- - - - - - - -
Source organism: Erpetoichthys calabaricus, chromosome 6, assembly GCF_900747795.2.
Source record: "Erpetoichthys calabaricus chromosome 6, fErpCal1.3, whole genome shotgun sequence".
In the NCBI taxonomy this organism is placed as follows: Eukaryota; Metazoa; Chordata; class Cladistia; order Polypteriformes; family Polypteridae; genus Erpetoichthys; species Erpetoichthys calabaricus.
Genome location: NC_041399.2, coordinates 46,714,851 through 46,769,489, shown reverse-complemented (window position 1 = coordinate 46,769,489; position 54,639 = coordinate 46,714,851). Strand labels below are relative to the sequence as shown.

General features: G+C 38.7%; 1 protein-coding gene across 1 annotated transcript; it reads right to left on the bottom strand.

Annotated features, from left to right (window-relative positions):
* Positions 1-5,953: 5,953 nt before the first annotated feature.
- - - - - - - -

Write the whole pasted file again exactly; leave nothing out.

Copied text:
Source organism: Erpetoichthys calabaricus, chromosome 6, assembly GCF_900747795.2.
Source record: "Erpetoichthys calabaricus chromosome 6, fErpCal1.3, whole genome shotgun sequence".
In the NCBI taxonomy this organism is placed as follows: Eukaryota; Metazoa; Chordata; class Cladistia; order Polypteriformes; family Polypteridae; genus Erpetoichthys; species Erpetoichthys calabaricus.
Genome location: NC_041399.2, coordinates 46,714,851 through 46,769,489, shown reverse-complemented (window position 1 = coordinate 46,769,489; position 54,639 = coordinate 46,714,851). Strand labels below are relative to the sequence as shown.

General features: G+C 38.7%; 1 protein-coding gene across 1 annotated transcript; it reads right to left on the bottom strand.

Annotated features, from left to right (window-relative positions):
* Positions 1-5,953: 5,953 nt before the first annotated feature.